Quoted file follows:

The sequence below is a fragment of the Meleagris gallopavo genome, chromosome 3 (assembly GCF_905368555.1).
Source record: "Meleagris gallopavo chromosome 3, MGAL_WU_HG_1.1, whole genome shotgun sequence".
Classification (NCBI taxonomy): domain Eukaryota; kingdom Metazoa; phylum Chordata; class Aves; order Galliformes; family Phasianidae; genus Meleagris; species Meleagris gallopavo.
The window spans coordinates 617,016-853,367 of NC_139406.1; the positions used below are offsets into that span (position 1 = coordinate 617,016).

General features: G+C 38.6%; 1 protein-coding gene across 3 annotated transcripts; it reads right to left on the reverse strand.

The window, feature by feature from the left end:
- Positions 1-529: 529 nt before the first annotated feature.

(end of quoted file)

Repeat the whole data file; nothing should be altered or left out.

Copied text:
The sequence below is a fragment of the Meleagris gallopavo genome, chromosome 3 (assembly GCF_905368555.1).
Source record: "Meleagris gallopavo chromosome 3, MGAL_WU_HG_1.1, whole genome shotgun sequence".
Classification (NCBI taxonomy): domain Eukaryota; kingdom Metazoa; phylum Chordata; class Aves; order Galliformes; family Phasianidae; genus Meleagris; species Meleagris gallopavo.
The window spans coordinates 617,016-853,367 of NC_139406.1; the positions used below are offsets into that span (position 1 = coordinate 617,016).

General features: G+C 38.6%; 1 protein-coding gene across 3 annotated transcripts; it reads right to left on the reverse strand.

The window, feature by feature from the left end:
- Positions 1-529: 529 nt before the first annotated feature.